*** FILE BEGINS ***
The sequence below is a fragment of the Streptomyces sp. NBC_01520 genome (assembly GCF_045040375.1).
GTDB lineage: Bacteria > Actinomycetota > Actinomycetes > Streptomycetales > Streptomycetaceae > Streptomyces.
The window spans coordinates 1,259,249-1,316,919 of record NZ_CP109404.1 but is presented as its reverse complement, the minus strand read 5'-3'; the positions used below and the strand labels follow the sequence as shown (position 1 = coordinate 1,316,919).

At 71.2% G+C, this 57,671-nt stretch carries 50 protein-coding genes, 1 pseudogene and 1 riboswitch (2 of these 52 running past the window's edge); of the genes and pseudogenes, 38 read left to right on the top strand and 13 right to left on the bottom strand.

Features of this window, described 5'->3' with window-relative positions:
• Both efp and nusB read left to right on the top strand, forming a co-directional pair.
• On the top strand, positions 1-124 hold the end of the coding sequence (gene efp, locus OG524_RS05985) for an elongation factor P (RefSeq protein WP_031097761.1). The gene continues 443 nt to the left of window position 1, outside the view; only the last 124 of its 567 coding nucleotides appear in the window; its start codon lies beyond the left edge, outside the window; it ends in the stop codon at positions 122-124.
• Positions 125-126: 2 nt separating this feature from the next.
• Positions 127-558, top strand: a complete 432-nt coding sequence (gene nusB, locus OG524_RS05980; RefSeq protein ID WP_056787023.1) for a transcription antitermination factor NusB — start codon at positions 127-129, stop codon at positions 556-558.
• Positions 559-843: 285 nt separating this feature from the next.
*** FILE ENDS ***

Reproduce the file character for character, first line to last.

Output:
The sequence below is a fragment of the Streptomyces sp. NBC_01520 genome (assembly GCF_045040375.1).
GTDB lineage: Bacteria > Actinomycetota > Actinomycetes > Streptomycetales > Streptomycetaceae > Streptomyces.
The window spans coordinates 1,259,249-1,316,919 of record NZ_CP109404.1 but is presented as its reverse complement, the minus strand read 5'-3'; the positions used below and the strand labels follow the sequence as shown (position 1 = coordinate 1,316,919).

At 71.2% G+C, this 57,671-nt stretch carries 50 protein-coding genes, 1 pseudogene and 1 riboswitch (2 of these 52 running past the window's edge); of the genes and pseudogenes, 38 read left to right on the top strand and 13 right to left on the bottom strand.

Features of this window, described 5'->3' with window-relative positions:
• Both efp and nusB read left to right on the top strand, forming a co-directional pair.
• On the top strand, positions 1-124 hold the end of the coding sequence (gene efp, locus OG524_RS05985) for an elongation factor P (RefSeq protein WP_031097761.1). The gene continues 443 nt to the left of window position 1, outside the view; only the last 124 of its 567 coding nucleotides appear in the window; its start codon lies beyond the left edge, outside the window; it ends in the stop codon at positions 122-124.
• Positions 125-126: 2 nt separating this feature from the next.
• Positions 127-558, top strand: a complete 432-nt coding sequence (gene nusB, locus OG524_RS05980; RefSeq protein ID WP_056787023.1) for a transcription antitermination factor NusB — start codon at positions 127-129, stop codon at positions 556-558.
• Positions 559-843: 285 nt separating this feature from the next.